March 6, 2020

A Brief Review of Pet Sematary (2019)

Pet Sematary

I think it would be fair to say that Pet Sematary (2019) was a controversial horror remake for some good reasons. For starters, many considered it unnecessary considering that we already had the original 1989 version. I was one who felt this way before seeing the 2019 version recently. While the original film was flawed (e.g., it had more comedic aspects than I'd prefer and had a dated almost made-for-TV-movie feel to it), it was still a pretty good film. After all, the Jud Crandall character played by Fred Gwynne has been permanently seared into my memory since I first saw the original film. I can't put my finger on it, but there was something about that character that really made an impression.

Next, the filmmakers took the bold move of deviating in significant ways from Stephen King's book and the first film. I was not aware of this prior to watching the film, and I confess that I might have passed on it had I known about it. I'm glad I didn't because I have to say that this is one of those rare cases where I think the remake improved on the original in many ways. I did not think their deviations necessarily enhanced the film (aside from the shock value of catching me completely off-guard), but they did not detract from it either. I ended up admiring their decision to give audiences something other than a straight remake.

It hadn't been that long since I watched the 1989 version again, so I had the advantage of being able to make comparisons from recent memory. As much as I enjoyed the 1989 version, it was not nearly as scary as the book. As mentioned above, it had a bit too much comedy for my tastes and looked quite dated. It had Gwynne going for it but not much else. The new version was much darker, had a creepy atmosphere only hinted at in the first film, and managed to be scary in a way the first one didn't even attempt. This was all evident almost from the start. As a horror film, it simply delivered more of what I'm looking for.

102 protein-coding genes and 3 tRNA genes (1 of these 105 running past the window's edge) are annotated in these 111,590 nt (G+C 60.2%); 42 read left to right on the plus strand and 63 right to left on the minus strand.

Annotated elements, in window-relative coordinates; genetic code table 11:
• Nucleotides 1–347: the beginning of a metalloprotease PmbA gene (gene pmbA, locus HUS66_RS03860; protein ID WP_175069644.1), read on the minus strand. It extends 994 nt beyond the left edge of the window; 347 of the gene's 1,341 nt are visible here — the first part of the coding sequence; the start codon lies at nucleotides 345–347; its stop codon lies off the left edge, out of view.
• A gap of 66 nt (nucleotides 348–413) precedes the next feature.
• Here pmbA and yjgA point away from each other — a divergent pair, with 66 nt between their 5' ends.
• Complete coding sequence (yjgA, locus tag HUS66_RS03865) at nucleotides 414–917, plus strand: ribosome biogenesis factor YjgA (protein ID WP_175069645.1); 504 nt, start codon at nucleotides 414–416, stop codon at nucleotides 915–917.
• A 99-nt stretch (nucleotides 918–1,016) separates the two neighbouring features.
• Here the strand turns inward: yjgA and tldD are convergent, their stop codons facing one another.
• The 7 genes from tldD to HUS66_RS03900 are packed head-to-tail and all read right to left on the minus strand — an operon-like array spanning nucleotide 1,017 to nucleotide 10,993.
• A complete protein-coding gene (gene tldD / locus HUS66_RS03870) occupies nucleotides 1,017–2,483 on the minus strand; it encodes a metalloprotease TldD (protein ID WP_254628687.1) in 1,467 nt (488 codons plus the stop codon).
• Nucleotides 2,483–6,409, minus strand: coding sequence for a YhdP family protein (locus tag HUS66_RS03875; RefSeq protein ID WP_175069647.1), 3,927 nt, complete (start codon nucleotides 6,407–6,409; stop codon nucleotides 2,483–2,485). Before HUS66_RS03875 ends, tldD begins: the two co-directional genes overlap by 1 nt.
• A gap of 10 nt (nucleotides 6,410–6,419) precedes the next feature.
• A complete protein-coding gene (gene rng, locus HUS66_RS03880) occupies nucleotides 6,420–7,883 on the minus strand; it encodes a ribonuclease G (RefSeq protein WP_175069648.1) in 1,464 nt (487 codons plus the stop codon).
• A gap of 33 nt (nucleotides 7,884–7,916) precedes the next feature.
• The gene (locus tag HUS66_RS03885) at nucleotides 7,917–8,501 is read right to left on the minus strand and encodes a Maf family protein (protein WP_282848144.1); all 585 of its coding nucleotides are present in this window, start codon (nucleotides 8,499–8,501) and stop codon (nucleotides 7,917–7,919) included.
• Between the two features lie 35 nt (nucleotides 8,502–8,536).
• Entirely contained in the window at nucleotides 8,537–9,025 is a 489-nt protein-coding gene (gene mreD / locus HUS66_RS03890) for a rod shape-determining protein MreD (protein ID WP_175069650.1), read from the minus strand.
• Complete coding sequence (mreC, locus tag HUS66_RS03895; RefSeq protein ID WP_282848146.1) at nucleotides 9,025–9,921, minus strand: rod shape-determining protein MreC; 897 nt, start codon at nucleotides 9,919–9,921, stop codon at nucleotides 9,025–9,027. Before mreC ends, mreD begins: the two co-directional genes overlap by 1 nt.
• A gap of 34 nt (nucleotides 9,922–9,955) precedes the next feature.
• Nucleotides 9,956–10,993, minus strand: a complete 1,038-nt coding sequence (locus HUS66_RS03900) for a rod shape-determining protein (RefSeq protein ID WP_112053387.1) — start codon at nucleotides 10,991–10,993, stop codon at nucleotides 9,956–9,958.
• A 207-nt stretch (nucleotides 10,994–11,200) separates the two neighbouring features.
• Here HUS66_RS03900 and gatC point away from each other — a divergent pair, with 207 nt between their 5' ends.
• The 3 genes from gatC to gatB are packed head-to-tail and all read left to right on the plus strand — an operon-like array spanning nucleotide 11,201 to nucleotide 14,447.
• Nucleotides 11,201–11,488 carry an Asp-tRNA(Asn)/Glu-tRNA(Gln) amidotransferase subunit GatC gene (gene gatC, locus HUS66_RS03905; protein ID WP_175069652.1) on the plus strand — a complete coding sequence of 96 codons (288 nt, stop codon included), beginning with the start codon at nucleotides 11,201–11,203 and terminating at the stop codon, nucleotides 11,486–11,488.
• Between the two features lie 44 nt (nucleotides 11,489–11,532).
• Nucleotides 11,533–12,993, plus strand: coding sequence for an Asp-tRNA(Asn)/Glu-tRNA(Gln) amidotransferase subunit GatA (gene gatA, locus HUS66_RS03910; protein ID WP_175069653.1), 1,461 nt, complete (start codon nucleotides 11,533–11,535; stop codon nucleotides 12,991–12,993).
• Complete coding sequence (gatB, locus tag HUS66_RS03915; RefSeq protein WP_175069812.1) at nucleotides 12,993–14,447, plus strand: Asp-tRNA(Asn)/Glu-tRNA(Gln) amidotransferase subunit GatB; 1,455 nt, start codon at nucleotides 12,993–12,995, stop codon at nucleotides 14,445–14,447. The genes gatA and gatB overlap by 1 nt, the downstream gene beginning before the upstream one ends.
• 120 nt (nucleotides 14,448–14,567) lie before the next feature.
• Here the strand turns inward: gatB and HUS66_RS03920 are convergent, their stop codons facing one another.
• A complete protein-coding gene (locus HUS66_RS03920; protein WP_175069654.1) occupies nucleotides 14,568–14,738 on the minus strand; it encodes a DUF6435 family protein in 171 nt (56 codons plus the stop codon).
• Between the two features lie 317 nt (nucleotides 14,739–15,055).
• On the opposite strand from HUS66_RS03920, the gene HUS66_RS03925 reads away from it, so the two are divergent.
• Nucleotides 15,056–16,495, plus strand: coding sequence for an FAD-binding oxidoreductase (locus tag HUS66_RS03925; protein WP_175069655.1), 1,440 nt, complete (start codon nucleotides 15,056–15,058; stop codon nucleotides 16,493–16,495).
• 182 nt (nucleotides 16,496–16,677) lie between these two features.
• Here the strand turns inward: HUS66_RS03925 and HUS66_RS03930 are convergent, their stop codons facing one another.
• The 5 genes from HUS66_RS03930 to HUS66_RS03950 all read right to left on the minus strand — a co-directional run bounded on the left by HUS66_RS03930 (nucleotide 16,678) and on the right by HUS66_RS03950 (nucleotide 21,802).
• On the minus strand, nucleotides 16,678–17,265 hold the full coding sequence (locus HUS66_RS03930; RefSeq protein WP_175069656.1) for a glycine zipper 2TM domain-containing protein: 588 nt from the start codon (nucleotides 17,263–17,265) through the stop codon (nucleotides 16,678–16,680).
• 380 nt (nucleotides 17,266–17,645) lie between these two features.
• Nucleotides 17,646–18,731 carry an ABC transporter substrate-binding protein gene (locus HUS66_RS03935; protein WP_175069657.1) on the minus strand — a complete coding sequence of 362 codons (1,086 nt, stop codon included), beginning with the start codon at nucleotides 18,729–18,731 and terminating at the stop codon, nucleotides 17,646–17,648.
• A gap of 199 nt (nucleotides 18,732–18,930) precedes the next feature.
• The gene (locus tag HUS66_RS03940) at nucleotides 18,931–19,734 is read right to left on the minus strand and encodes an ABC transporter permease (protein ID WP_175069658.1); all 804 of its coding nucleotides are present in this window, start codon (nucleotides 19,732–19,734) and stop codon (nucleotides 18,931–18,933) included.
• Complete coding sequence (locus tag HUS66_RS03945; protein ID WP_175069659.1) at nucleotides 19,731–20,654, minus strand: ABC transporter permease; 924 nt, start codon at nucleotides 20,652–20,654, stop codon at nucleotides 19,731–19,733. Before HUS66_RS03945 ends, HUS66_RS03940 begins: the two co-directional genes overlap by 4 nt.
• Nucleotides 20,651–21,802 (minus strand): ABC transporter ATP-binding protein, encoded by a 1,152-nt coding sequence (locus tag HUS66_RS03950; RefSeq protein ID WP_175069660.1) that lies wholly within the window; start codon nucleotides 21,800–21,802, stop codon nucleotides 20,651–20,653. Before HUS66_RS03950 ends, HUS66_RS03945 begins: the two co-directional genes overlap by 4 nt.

I thought the entire cast of the new film was great, although it did take me a while to warm up to the father, played by Jason Clarke. I've liked John Lithgow ever since Raising Cain (1992), and I thought he did as good a job with the Jud character as anyone but Gwynne could have. He was not as memorable in this role, but that's probably an impossible standard.

As for the first big deviation from the original story, I won't reveal anything for fear of ruining the film. What I will say is that I did not see it coming. I recognized the scene when it started and figured I knew what was about to happen. When something different happened, I found myself staring at the screen in disbelief and mouthing, "What the hell?" It was jarring but in a good way. It was at that point that I realized I was going to have to pay attention and not assume anything. This was not the same film.

Most horror remakes bring little that is new to the table. This one did, and I think it worked. It would not surprise me that die-hard fans of King's writing or of the original film would be upset with the changes made in the 2019 version. On the other hand, I'd expect that those unfamiliar with the book and who haven't seen the first film would like this one better. As for me, I thought Pet Sematary (2019) was a solid effort that was definitely worth watching. I didn't like it enough to add it to my collection, but I would watch it again.

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